Japanese is an Asian language with a writing system more complicated than the Latin alphabet. Of Chinese origin, it uses two syllabaries and one ideograph script, possibly all in the same sentence.
The Japanese writing system is originally based on Chinese ideograph script. These often complicated characters (consisting of up to two dozen so-called brush strokes) are called kanji and each represent a full word or concept. There are 2,136 recognised kanji, with an additional 983 showing up in proper names.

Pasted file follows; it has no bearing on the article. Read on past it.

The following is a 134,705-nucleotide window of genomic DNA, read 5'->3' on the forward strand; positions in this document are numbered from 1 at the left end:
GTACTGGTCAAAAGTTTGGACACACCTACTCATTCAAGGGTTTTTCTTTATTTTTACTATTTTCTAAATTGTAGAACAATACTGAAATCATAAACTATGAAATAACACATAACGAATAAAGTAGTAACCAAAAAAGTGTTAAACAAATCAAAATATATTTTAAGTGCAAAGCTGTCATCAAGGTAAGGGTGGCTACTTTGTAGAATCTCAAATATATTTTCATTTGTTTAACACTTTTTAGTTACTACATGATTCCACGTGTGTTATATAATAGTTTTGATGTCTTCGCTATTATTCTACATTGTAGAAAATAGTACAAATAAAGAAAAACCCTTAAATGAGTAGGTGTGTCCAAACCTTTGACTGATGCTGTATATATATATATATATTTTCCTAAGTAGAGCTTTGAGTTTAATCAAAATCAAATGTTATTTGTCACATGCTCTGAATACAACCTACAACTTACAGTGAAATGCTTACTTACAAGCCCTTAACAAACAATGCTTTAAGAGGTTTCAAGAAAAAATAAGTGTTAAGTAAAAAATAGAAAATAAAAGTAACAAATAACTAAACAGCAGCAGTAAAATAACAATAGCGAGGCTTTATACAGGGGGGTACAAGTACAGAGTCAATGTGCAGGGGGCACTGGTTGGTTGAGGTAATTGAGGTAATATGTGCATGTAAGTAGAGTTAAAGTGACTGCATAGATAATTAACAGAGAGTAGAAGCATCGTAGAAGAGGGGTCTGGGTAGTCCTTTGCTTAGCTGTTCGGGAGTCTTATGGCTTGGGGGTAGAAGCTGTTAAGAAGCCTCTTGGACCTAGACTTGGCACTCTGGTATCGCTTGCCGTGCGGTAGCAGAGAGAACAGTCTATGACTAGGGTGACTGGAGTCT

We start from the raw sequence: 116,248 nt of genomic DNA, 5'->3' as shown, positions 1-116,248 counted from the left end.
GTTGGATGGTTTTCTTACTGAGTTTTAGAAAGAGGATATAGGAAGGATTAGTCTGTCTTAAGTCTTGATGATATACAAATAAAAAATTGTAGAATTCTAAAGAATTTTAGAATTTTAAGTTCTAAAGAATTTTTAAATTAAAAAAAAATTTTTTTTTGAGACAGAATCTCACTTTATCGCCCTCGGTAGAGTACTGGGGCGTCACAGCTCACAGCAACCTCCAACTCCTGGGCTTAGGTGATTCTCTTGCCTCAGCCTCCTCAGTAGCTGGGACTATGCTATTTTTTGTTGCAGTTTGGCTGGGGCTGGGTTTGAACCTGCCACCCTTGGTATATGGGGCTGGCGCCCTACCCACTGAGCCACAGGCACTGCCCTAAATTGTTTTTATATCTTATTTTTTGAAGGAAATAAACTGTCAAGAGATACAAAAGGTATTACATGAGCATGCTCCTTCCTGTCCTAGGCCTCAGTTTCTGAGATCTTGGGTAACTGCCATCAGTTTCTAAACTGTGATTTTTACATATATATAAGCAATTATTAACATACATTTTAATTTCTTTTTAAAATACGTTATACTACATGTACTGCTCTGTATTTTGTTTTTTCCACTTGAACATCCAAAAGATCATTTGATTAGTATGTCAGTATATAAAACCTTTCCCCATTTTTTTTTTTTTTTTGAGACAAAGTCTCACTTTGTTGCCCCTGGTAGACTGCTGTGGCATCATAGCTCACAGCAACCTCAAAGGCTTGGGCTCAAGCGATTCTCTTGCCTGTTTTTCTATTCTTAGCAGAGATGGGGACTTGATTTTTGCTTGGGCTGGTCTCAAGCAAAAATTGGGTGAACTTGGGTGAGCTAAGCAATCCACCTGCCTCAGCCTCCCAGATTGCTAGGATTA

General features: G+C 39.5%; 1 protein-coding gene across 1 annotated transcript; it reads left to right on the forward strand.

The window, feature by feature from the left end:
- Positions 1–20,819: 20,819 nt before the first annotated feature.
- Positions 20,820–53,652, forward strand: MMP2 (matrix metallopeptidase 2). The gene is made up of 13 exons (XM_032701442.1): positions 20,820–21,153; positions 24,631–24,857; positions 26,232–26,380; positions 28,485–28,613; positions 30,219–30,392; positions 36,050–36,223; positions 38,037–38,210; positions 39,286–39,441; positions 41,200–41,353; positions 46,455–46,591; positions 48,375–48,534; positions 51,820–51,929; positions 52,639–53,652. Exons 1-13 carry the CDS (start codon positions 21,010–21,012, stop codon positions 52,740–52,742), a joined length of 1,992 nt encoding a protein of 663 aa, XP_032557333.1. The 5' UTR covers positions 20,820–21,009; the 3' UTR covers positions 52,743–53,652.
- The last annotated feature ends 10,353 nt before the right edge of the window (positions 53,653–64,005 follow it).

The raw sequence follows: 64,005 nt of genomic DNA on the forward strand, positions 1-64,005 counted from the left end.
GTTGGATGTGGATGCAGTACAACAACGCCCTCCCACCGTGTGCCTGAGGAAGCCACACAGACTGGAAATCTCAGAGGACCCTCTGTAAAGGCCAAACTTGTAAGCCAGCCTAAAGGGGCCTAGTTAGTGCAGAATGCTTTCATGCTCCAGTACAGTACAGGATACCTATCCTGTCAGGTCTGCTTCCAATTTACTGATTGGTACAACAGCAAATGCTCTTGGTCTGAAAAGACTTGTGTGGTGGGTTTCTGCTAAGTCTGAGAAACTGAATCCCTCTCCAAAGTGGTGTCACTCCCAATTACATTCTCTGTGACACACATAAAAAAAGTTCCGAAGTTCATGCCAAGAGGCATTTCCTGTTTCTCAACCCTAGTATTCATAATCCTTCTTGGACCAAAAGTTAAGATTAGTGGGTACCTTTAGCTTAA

As opposed to Chinese, Japanese also uses two phonetic syllabaries. Hiragana is a flowing longhand-like script and is used for propositions, small particles without a (simple) kanji and for prefixes and suffixes to kanji to (among others) conjugate verbs or indicate grammatical case, politeness level or verb tense. Hiragana consists of 46 characters, each a syllable.
Katakana is a more angular script and is mainly used to write foreign loanwords and onomatopoeia or as an equivalent to all caps. Katakana has 48 glyphs, mostly corresponding to the hiragana ones.